The move follows the announcement by the Government that all schools must close, except for the children of those people defined as key workers.
Headmistress, Mrs Sarah Matthews said: “Our priority will be to ensure that the quality of learning does not change. We do not simply want the girls to maintain their standards over the coming weeks and months, we want them to be stretched, to complete their curriculum coursework as planned and to continue to make excellent progress.”
The school intends to do this by means of a network of online classrooms with the girls dialling in to join lessons. The majority of its teachers will conduct these lessons from their normal classrooms and timetables will be provided if there are any changes to the usual school day.
Once ‘in’ the classroom, the girls can hear the teacher, can ask questions and be given individual support and additional tasks, just as they would in a normal lesson.
The school is also developing opportunities for students to work without their screen in some subjects such as Art and PE where work will be allocated with the teacher available for feedback and guidance online, by email and by phone.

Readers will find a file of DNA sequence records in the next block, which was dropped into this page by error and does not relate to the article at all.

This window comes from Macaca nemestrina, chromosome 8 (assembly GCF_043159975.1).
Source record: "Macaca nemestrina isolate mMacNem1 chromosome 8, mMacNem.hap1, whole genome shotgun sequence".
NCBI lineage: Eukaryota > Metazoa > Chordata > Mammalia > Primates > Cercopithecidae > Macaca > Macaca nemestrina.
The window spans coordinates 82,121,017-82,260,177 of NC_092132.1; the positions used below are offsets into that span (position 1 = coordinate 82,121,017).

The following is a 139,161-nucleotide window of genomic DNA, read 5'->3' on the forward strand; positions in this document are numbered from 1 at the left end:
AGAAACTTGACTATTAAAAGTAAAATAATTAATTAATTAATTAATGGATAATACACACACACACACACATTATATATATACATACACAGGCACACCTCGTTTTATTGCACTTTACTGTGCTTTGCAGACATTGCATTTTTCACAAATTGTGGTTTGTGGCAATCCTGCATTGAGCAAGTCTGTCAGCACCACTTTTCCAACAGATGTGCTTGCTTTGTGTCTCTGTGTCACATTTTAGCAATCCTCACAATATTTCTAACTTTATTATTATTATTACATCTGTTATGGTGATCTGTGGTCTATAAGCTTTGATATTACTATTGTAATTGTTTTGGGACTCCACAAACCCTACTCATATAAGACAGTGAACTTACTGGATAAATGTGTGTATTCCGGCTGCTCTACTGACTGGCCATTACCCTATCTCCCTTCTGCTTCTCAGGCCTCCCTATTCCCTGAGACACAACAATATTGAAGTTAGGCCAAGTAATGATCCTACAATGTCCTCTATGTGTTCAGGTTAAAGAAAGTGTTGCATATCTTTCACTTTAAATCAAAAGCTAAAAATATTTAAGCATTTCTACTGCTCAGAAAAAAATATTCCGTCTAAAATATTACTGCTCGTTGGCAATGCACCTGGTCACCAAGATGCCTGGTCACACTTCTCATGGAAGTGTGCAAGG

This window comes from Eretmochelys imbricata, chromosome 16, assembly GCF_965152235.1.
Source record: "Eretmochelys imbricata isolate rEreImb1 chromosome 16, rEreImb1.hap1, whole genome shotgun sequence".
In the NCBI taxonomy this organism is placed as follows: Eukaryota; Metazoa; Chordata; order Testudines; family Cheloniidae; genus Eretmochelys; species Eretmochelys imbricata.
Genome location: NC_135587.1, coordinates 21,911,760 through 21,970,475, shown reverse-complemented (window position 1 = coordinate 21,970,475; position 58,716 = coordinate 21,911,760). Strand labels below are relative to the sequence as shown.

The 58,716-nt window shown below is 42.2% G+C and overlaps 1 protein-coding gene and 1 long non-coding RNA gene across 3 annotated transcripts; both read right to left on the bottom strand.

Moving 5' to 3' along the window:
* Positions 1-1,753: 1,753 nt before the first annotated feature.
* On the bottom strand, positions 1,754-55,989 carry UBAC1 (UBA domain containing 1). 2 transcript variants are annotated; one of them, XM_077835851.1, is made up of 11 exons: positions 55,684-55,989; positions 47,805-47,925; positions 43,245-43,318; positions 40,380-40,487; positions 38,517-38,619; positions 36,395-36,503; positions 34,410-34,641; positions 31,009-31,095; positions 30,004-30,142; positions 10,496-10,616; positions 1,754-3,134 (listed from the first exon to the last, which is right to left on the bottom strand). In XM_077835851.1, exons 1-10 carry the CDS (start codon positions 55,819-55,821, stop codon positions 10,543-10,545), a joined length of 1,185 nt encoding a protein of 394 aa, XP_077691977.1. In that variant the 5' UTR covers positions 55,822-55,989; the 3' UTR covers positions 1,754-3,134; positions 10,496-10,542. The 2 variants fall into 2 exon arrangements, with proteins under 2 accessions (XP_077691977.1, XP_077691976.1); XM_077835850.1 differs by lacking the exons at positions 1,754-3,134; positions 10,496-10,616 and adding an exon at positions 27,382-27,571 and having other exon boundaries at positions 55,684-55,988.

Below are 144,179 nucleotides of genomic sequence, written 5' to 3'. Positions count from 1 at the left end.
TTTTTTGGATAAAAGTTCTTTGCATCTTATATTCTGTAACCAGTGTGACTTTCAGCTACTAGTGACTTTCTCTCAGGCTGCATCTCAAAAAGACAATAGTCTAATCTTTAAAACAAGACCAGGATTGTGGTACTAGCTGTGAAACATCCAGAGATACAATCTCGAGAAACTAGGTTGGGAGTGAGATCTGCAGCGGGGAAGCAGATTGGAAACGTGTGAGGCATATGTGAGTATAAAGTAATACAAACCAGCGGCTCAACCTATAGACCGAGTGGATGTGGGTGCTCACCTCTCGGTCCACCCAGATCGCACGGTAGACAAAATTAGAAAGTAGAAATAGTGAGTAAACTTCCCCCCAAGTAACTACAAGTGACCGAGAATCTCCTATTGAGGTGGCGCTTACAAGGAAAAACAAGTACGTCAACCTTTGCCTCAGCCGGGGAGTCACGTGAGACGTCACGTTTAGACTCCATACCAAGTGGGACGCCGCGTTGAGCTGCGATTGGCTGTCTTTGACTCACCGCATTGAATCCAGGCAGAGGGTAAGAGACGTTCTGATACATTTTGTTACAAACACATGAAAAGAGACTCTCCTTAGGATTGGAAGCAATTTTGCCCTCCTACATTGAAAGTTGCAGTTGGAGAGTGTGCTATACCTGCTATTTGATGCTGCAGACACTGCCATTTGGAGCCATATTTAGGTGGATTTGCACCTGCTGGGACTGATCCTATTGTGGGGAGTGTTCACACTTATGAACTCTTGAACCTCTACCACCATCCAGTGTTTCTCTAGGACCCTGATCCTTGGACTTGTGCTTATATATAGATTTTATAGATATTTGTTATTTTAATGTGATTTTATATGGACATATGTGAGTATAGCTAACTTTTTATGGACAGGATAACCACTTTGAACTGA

Mrs Matthews continued: “The hope is that the vibrant and holistic education our parents know and trust will continue in a way that will allow them to adapt to any changes that may have been imposed on their lives by the current worldwide situation. The initial trials carried out over the last few days with some of the girls have proved very popular and, as reflective practitioners, our staff will adapt and refine the process over the coming weeks.”